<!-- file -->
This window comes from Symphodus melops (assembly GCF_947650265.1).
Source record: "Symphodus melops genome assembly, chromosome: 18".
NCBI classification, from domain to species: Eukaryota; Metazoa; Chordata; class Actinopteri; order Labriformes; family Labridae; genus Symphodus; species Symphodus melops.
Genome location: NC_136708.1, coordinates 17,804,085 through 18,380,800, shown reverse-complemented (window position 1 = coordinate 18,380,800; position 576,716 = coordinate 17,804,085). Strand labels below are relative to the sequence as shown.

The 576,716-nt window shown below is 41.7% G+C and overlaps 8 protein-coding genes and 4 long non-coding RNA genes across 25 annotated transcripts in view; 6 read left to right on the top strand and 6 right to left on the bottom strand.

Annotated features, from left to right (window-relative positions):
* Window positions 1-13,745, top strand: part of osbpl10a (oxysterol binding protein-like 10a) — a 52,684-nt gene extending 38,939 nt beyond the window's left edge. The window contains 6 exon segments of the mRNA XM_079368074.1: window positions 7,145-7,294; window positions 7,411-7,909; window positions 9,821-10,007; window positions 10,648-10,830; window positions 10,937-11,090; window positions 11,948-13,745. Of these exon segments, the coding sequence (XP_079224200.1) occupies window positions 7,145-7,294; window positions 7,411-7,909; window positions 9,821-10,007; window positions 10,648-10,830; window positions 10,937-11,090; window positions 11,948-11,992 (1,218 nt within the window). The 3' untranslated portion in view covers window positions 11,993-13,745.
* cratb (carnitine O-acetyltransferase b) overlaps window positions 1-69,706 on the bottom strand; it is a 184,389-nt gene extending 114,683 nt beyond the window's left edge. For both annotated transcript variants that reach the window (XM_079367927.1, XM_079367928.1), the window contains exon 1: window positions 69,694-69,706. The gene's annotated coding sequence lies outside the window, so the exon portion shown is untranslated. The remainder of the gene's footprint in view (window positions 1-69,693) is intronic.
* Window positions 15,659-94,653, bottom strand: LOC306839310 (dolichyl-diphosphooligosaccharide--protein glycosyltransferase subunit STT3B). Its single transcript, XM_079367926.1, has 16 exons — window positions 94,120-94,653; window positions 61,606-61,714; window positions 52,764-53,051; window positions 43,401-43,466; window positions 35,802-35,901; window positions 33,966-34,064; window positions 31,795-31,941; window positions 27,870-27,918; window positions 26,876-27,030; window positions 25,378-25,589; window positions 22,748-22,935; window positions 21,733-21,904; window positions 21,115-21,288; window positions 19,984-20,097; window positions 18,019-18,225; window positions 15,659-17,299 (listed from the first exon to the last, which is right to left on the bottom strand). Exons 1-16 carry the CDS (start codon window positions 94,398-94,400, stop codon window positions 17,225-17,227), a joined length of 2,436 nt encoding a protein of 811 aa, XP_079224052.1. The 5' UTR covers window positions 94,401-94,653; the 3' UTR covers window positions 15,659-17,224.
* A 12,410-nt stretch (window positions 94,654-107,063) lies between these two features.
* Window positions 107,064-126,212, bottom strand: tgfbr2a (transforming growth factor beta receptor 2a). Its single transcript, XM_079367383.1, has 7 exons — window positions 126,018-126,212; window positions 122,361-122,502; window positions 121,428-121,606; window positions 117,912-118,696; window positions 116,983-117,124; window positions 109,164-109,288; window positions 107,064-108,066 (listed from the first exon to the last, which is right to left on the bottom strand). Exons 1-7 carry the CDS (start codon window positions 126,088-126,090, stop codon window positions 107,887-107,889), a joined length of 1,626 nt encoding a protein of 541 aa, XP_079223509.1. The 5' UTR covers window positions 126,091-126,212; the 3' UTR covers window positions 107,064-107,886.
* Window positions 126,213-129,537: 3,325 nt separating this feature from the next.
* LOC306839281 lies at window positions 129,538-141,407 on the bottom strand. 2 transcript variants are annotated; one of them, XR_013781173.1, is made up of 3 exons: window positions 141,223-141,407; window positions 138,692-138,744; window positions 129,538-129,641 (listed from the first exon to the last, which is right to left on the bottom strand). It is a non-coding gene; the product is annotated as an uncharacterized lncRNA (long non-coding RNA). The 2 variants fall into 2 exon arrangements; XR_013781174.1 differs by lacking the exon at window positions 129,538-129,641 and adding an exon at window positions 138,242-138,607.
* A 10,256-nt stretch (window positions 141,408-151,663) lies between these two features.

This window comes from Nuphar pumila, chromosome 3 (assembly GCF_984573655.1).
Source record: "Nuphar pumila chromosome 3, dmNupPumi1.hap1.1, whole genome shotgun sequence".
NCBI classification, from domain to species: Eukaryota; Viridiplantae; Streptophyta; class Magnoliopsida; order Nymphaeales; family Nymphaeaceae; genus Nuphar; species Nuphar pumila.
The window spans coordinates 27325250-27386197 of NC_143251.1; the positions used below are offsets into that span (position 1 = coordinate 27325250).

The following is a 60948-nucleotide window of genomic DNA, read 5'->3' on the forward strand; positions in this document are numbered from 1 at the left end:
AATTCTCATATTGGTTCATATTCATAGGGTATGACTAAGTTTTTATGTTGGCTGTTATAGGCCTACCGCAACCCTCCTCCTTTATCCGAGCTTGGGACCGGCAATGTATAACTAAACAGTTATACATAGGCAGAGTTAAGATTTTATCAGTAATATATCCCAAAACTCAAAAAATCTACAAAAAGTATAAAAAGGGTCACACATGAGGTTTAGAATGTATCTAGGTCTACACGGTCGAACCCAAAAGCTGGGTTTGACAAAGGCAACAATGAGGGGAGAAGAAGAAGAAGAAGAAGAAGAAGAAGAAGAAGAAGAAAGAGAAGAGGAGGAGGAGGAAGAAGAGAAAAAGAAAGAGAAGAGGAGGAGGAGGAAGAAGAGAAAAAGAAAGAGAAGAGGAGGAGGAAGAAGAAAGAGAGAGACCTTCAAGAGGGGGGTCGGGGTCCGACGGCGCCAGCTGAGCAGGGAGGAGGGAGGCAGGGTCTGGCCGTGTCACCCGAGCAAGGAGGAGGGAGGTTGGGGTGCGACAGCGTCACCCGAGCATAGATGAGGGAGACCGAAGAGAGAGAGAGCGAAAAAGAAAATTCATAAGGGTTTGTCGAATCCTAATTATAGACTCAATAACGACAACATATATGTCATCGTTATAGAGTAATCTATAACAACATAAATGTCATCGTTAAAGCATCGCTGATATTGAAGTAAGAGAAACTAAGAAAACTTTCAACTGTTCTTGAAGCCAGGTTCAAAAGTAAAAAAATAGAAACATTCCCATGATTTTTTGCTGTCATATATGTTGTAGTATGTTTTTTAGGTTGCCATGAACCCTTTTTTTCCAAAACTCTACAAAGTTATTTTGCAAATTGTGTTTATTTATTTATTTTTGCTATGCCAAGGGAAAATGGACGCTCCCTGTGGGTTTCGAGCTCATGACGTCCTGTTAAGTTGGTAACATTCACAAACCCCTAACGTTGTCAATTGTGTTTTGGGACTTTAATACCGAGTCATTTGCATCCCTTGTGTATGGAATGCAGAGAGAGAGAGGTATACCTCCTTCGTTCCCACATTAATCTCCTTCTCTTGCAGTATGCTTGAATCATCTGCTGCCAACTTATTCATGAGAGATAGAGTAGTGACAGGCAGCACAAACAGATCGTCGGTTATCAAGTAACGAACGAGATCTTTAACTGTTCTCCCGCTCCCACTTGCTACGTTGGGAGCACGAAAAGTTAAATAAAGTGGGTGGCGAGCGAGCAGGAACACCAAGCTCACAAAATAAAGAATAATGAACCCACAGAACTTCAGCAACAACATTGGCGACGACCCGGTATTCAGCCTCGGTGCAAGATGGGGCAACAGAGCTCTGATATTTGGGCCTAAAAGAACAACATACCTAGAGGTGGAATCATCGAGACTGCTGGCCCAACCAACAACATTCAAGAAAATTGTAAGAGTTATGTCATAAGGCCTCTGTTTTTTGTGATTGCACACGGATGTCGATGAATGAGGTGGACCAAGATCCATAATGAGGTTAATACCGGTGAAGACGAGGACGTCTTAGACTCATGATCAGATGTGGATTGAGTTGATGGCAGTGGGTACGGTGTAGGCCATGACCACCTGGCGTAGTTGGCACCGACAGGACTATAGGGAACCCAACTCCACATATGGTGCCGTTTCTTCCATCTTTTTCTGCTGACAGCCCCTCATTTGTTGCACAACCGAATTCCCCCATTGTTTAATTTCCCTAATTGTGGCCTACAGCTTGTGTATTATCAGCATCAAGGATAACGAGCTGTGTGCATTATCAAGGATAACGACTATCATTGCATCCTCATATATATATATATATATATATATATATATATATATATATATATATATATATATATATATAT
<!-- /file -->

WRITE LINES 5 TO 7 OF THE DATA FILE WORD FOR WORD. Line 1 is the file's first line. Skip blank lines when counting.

The 576,716-nt window shown below is 41.7% G+C and overlaps 8 protein-coding genes and 4 long non-coding RNA genes across 25 annotated transcripts in view; 6 read left to right on the top strand and 6 right to left on the bottom strand.

Annotated features, from left to right (window-relative positions):
* Window positions 1-13,745, top strand: part of osbpl10a (oxysterol binding protein-like 10a) — a 52,684-nt gene extending 38,939 nt beyond the window's left edge. The window contains 6 exon segments of the mRNA XM_079368074.1: window positions 7,145-7,294; window positions 7,411-7,909; window positions 9,821-10,007; window positions 10,648-10,830; window positions 10,937-11,090; window positions 11,948-13,745. Of these exon segments, the coding sequence (XP_079224200.1) occupies window positions 7,145-7,294; window positions 7,411-7,909; window positions 9,821-10,007; window positions 10,648-10,830; window positions 10,937-11,090; window positions 11,948-11,992 (1,218 nt within the window). The 3' untranslated portion in view covers window positions 11,993-13,745.